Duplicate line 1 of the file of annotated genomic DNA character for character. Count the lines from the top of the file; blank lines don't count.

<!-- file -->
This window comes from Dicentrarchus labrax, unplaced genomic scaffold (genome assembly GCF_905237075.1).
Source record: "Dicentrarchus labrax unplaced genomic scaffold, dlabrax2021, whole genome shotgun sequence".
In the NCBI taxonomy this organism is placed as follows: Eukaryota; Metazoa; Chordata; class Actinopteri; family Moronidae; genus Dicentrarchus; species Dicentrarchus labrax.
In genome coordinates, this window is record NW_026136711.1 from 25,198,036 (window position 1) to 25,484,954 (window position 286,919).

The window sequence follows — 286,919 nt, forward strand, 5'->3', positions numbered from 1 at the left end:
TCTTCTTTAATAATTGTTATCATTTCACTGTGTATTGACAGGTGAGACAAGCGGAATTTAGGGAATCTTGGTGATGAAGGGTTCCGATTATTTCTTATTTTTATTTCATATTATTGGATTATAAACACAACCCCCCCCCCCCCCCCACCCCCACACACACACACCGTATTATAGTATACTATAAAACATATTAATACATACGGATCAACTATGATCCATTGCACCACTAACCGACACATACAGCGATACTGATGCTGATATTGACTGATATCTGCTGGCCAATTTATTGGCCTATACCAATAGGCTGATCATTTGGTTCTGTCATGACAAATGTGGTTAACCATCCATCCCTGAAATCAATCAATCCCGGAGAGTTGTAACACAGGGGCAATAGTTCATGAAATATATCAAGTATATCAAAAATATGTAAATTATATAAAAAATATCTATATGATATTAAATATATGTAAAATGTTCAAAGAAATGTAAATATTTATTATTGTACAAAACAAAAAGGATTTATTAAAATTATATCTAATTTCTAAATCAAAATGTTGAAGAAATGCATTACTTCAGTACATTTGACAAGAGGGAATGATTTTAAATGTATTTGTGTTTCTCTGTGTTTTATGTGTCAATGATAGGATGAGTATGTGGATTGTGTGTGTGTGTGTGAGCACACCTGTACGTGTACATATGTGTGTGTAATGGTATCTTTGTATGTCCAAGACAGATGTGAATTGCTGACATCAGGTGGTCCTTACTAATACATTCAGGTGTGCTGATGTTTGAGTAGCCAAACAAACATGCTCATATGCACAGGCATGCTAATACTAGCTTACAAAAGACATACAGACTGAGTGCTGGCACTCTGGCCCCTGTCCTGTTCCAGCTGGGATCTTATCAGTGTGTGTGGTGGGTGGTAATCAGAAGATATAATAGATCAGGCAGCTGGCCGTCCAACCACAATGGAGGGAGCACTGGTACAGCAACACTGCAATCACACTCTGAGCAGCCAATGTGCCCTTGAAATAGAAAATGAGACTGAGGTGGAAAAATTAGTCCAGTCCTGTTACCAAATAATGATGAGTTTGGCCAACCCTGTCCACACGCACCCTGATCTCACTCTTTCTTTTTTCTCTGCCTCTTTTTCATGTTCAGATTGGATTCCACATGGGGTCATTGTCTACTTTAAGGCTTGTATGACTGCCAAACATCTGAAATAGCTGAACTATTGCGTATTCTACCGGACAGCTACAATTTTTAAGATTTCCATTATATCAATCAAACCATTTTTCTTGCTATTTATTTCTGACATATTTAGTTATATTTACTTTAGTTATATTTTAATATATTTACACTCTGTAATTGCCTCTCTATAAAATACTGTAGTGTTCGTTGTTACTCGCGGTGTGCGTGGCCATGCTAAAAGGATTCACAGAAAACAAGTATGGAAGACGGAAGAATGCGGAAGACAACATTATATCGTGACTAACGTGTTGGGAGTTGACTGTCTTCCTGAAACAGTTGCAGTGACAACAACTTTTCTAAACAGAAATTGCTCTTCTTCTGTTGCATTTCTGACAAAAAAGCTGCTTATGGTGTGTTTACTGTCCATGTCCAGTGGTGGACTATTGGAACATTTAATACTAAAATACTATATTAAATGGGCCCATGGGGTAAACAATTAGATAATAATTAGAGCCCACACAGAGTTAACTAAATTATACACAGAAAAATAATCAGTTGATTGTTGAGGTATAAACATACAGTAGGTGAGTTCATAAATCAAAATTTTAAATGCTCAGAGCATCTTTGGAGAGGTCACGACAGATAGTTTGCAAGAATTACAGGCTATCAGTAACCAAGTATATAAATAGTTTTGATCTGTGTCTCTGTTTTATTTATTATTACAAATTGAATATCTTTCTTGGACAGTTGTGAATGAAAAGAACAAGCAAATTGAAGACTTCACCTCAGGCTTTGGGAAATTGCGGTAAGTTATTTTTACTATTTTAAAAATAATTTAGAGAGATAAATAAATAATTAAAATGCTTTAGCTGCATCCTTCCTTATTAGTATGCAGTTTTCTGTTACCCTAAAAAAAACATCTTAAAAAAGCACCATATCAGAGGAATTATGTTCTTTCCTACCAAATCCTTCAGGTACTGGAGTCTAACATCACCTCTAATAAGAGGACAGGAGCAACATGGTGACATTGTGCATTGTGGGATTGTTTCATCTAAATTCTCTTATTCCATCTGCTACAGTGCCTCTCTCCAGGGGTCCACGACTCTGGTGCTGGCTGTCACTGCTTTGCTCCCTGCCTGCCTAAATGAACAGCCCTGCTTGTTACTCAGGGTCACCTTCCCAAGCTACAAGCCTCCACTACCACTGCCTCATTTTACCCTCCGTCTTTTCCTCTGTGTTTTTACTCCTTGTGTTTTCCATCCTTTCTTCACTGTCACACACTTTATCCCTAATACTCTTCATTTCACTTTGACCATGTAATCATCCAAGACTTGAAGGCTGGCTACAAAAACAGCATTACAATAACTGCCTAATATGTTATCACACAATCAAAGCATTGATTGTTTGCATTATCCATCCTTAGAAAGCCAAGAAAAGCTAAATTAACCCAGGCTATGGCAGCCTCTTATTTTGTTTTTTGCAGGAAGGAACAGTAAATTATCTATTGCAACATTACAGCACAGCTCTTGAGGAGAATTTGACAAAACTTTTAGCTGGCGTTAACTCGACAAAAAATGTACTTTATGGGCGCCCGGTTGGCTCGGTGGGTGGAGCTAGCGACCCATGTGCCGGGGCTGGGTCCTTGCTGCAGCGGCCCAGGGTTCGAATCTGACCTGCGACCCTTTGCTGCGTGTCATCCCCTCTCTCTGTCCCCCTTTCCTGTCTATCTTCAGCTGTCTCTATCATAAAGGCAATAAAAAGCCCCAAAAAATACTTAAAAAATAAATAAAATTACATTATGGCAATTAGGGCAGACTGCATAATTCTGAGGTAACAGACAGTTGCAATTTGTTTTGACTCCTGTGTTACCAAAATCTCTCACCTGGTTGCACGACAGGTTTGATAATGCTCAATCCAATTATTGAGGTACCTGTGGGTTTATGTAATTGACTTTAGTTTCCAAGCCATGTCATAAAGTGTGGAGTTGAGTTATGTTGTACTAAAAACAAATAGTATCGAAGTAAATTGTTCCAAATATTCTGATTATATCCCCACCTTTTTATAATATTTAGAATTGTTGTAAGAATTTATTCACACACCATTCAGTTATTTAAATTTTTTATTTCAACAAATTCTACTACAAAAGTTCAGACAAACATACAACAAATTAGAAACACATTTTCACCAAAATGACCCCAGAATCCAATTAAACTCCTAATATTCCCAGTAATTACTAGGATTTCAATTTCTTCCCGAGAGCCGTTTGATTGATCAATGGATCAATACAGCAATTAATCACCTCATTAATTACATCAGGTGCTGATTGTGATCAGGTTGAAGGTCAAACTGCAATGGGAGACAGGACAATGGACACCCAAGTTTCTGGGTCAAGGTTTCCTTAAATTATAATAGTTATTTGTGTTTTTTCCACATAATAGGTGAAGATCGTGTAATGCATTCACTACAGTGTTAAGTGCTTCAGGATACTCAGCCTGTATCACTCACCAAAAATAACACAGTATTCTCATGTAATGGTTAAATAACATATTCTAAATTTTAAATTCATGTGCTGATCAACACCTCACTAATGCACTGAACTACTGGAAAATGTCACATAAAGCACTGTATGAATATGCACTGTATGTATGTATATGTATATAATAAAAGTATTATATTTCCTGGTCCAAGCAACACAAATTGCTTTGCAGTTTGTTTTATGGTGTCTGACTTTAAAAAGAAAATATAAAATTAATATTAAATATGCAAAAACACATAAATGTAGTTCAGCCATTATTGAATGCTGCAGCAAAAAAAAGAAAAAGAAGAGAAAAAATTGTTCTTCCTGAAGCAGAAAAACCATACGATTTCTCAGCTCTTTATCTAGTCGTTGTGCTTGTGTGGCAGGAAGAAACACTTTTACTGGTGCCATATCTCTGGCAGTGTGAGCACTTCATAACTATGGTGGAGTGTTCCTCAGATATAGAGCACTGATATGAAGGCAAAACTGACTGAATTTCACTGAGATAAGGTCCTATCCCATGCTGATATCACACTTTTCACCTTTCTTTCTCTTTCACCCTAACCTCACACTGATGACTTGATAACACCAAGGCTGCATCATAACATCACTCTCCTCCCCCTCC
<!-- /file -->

This window comes from Dicentrarchus labrax, unplaced genomic scaffold (genome assembly GCF_905237075.1).